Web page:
At the end of 2019, Fennovoima was still waiting for the delivery from Raos Project Oy, a subsidiary of Russian state nuclear corporation Rosatom, of the basic design packages of the turbine island and buildings, of which the basic design documents for buildings are – except for the control room building – almost complete.
All approved design documentation is available to regulator Stuk, but does not require Stuk’s approval. The preliminary safety assessment, which is a condition for the construction licence, is a separate documentation package, and must be submitted to Stuk for approval.
The documents are part of the basic design review for the plant, which takes place in two stages. In the first stage, Fennovoima evaluates the safety of the plant, availability and maintenance aspects. At this stage, Fennovoima only issues conditional approvals for the documentation, meaning there are no technical obstacles in the design documentation that would prevent its final approval at a later stage.
Fennovoima did not say how many documents it is still waiting for from Raos Project Oy or when the preliminary safety assessment would be ready. Statistics in the company’s 2019 annual report, published on 25 March, suggested that as of 15 January 2020 almost 50% of the documents had been submitted.
Project engineering director Petri Jyrälä said once the first review stage is complete, the documents will already clearly determine what the physical plant will look like. “We do not expect to see any major modifications of the plant after that stage, and we can proceed to finalising the documentation,” he said.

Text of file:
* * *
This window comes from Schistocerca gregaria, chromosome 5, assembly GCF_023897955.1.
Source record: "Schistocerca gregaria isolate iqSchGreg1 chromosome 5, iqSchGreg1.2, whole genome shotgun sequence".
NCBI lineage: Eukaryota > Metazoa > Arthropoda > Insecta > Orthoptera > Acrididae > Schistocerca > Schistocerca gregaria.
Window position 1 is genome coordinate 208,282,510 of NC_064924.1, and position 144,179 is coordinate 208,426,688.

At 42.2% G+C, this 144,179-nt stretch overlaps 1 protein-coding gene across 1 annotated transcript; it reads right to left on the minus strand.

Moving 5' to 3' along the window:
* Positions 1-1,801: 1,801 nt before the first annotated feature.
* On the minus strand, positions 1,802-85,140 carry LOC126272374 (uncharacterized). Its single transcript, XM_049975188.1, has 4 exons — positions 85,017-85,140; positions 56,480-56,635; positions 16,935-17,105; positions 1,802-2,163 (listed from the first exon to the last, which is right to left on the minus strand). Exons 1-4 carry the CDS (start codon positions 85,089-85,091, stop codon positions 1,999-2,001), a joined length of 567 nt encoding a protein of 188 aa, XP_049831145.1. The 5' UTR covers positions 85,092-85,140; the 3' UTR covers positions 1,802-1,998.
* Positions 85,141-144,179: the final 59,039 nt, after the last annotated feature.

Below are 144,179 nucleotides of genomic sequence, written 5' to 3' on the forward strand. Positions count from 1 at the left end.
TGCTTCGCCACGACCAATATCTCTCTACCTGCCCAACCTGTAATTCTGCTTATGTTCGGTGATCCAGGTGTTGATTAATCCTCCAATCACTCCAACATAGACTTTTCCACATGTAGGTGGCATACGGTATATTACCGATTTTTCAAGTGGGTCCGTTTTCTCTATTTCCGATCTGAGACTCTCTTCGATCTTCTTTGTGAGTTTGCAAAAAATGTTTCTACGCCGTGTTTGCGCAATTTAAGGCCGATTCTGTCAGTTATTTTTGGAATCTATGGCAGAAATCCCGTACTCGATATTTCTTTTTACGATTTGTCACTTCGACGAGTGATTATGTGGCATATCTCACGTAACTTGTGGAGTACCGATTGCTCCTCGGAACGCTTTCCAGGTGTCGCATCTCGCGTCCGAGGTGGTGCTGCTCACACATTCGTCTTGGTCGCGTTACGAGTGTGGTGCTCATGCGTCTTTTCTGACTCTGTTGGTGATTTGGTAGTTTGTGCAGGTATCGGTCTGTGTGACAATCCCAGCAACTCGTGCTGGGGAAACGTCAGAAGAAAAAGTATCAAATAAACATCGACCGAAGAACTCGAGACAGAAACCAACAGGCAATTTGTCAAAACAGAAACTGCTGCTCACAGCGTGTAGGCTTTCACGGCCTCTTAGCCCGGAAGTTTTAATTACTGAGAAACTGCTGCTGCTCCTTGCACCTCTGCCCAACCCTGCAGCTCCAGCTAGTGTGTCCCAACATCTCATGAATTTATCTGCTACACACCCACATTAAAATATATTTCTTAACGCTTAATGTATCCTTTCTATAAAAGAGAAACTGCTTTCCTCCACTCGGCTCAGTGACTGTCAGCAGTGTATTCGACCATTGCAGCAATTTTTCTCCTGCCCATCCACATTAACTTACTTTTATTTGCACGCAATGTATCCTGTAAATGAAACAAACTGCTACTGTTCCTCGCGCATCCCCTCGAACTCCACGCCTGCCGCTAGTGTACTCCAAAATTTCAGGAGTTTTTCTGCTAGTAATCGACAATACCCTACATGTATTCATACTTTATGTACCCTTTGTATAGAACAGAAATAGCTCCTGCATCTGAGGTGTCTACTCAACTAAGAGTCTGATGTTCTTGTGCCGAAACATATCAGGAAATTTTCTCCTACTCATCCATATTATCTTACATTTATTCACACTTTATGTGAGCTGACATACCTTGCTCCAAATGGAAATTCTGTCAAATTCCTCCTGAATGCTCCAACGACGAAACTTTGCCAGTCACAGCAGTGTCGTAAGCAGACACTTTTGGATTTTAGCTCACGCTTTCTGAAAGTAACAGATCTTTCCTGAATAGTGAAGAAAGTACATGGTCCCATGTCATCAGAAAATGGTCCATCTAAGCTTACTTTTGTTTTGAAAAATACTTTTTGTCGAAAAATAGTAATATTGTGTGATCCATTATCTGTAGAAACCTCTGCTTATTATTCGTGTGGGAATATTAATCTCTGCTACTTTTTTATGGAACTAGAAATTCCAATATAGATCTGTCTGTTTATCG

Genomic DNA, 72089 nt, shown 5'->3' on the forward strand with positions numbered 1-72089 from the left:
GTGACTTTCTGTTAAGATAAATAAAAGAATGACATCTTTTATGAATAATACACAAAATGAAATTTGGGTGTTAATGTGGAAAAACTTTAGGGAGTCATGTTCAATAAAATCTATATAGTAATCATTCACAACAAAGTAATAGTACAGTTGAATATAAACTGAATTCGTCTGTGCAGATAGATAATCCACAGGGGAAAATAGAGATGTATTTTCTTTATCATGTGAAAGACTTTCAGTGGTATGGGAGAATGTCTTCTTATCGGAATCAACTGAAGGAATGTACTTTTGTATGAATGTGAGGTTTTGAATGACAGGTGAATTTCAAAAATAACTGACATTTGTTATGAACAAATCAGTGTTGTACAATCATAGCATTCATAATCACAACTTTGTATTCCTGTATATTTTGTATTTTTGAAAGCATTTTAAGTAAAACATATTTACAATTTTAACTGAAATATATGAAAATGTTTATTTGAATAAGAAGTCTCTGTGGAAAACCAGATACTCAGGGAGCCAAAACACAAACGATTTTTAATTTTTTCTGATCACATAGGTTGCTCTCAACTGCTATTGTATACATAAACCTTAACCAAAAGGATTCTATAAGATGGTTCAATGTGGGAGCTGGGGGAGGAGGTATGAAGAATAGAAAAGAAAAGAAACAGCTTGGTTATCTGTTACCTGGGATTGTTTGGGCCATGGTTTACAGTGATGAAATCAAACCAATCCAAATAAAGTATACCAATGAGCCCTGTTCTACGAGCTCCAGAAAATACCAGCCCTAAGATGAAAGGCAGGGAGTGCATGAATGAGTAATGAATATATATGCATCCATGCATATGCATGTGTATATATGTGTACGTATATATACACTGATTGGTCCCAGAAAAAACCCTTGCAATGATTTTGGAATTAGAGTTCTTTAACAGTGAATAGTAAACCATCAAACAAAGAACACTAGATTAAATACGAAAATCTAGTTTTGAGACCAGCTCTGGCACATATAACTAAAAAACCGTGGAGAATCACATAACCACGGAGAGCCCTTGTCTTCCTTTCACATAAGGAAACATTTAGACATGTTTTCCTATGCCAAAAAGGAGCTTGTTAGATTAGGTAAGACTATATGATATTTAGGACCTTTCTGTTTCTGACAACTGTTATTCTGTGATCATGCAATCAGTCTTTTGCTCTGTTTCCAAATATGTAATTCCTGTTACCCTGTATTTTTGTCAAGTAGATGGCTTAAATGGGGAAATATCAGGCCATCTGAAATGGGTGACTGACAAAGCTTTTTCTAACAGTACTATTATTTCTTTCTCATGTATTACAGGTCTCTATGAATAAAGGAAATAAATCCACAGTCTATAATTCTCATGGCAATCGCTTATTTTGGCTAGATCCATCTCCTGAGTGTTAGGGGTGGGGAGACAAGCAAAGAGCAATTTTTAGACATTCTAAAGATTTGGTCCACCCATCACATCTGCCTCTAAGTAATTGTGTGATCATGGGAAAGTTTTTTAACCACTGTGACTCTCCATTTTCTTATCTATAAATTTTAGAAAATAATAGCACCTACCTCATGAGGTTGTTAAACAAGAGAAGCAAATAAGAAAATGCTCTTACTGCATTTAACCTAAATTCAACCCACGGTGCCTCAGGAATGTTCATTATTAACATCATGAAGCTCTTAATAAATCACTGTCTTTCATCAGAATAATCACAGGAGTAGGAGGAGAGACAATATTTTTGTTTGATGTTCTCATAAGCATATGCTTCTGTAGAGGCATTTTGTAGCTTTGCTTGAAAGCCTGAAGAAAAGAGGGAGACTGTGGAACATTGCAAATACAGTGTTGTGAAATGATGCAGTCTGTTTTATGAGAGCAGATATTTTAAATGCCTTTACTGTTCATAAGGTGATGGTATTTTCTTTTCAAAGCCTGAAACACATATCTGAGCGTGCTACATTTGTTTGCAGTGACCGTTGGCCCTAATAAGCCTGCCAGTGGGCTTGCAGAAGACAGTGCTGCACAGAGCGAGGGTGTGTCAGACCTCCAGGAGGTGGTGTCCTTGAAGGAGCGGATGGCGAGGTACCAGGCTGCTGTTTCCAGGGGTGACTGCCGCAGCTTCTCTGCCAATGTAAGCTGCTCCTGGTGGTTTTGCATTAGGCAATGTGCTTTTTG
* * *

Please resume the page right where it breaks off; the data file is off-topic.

Preparatory construction work on the Hanhikivi headland has reached a point where “we are ready for the construction of the nuclear power plant as soon as the construction licence is granted”, the report said. However, before beginning the construction of the plant, some 700,000 cubic metres of rock must be extracted from the excavation pit and the levelling concrete for the plant foundation must be poured.
In 2019 Fennovoima’s former chief executive officer Toni Hemminki said progress at Hanhikivi-1 was a disappointment in 2018 with a new estimated schedule postponing commercial operation by several years.
Earlier this month Fennovoima appointed Joachim Specht as new chief executive officer. The company said he will take up his post on 1 June.
Interim chief executive officer Timo Okkonen said the company had been focused on “reprogramming” both itself and Raos Project Oy. “This had become necessary due to the severe project delays that we had faced during the previous years,” he said. “We had already been carefully analysing the situation in 2018.”
The plant’s projected startup date has been pushed back to 2028, four years behind the original schedule and eight years later than the proposed start when Finland’s government approved the project in 2010.
Fennovoima, a consortium of Finnish industrial and energy companies, had warned in 2017 of potential delays. The aim is to receive the construction licence and to start construction in 2021.
Hanhkivi-1 will be a 1,200-MW VVER pressurised water reactor. The reference plant for the unit Leningrad 2 in Sosnovy Bor, Russia.
According to Fennovoima’s website, the total investment cost for Hanhikivi-1 will be between €6.5 and €7bn, which includes initial plant costs, financing and waste management. This estimate has remained the same since spring 2014, when the original investment decision was made, Fennovoima said.